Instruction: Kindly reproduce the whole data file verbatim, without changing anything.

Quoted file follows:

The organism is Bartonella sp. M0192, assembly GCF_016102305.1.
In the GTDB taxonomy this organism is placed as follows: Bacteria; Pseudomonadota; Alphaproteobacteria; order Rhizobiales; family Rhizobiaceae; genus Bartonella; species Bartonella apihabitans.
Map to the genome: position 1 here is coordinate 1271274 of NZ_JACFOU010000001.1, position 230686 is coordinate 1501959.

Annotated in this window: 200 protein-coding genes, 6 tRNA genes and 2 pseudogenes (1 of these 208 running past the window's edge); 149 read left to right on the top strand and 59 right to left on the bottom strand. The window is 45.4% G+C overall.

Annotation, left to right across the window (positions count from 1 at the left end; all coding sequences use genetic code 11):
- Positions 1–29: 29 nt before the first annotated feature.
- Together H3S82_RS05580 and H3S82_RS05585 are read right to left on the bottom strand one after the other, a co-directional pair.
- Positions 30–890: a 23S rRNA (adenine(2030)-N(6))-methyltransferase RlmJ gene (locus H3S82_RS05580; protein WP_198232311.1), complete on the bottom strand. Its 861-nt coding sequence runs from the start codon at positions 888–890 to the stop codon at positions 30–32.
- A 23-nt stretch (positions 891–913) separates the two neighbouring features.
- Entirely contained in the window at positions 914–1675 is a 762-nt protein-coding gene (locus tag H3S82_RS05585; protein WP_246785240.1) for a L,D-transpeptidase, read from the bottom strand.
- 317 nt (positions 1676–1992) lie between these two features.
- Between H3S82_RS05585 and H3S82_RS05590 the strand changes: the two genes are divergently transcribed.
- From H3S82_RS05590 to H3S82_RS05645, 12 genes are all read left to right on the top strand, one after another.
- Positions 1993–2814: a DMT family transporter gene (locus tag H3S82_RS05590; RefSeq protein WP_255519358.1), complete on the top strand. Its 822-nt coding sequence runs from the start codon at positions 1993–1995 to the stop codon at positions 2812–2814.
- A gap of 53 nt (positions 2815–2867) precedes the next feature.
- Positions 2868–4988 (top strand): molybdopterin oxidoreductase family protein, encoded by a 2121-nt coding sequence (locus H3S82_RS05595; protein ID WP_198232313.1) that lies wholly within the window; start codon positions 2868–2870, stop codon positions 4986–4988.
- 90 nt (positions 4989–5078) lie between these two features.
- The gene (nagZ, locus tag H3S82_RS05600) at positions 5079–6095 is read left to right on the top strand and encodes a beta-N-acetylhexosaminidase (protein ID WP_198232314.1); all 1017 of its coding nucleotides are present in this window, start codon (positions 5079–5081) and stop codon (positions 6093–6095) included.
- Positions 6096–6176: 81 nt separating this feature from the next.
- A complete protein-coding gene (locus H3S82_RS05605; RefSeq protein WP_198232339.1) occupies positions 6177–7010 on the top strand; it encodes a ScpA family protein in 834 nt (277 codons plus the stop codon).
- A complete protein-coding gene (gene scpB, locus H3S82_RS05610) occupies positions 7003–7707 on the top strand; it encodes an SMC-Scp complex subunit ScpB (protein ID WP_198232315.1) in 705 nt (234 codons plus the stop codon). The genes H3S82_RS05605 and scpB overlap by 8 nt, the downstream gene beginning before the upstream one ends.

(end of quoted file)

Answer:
The organism is Bartonella sp. M0192, assembly GCF_016102305.1.
In the GTDB taxonomy this organism is placed as follows: Bacteria; Pseudomonadota; Alphaproteobacteria; order Rhizobiales; family Rhizobiaceae; genus Bartonella; species Bartonella apihabitans.
Map to the genome: position 1 here is coordinate 1271274 of NZ_JACFOU010000001.1, position 230686 is coordinate 1501959.

Annotated in this window: 200 protein-coding genes, 6 tRNA genes and 2 pseudogenes (1 of these 208 running past the window's edge); 149 read left to right on the top strand and 59 right to left on the bottom strand. The window is 45.4% G+C overall.

Annotation, left to right across the window (positions count from 1 at the left end; all coding sequences use genetic code 11):
- Positions 1–29: 29 nt before the first annotated feature.
- Together H3S82_RS05580 and H3S82_RS05585 are read right to left on the bottom strand one after the other, a co-directional pair.
- Positions 30–890: a 23S rRNA (adenine(2030)-N(6))-methyltransferase RlmJ gene (locus H3S82_RS05580; protein WP_198232311.1), complete on the bottom strand. Its 861-nt coding sequence runs from the start codon at positions 888–890 to the stop codon at positions 30–32.
- A 23-nt stretch (positions 891–913) separates the two neighbouring features.
- Entirely contained in the window at positions 914–1675 is a 762-nt protein-coding gene (locus tag H3S82_RS05585; protein WP_246785240.1) for a L,D-transpeptidase, read from the bottom strand.
- 317 nt (positions 1676–1992) lie between these two features.
- Between H3S82_RS05585 and H3S82_RS05590 the strand changes: the two genes are divergently transcribed.
- From H3S82_RS05590 to H3S82_RS05645, 12 genes are all read left to right on the top strand, one after another.
- Positions 1993–2814: a DMT family transporter gene (locus tag H3S82_RS05590; RefSeq protein WP_255519358.1), complete on the top strand. Its 822-nt coding sequence runs from the start codon at positions 1993–1995 to the stop codon at positions 2812–2814.
- A gap of 53 nt (positions 2815–2867) precedes the next feature.
- Positions 2868–4988 (top strand): molybdopterin oxidoreductase family protein, encoded by a 2121-nt coding sequence (locus H3S82_RS05595; protein ID WP_198232313.1) that lies wholly within the window; start codon positions 2868–2870, stop codon positions 4986–4988.
- 90 nt (positions 4989–5078) lie between these two features.
- The gene (nagZ, locus tag H3S82_RS05600) at positions 5079–6095 is read left to right on the top strand and encodes a beta-N-acetylhexosaminidase (protein ID WP_198232314.1); all 1017 of its coding nucleotides are present in this window, start codon (positions 5079–5081) and stop codon (positions 6093–6095) included.
- Positions 6096–6176: 81 nt separating this feature from the next.
- A complete protein-coding gene (locus H3S82_RS05605; RefSeq protein WP_198232339.1) occupies positions 6177–7010 on the top strand; it encodes a ScpA family protein in 834 nt (277 codons plus the stop codon).
- A complete protein-coding gene (gene scpB, locus H3S82_RS05610) occupies positions 7003–7707 on the top strand; it encodes an SMC-Scp complex subunit ScpB (protein ID WP_198232315.1) in 705 nt (234 codons plus the stop codon). The genes H3S82_RS05605 and scpB overlap by 8 nt, the downstream gene beginning before the upstream one ends.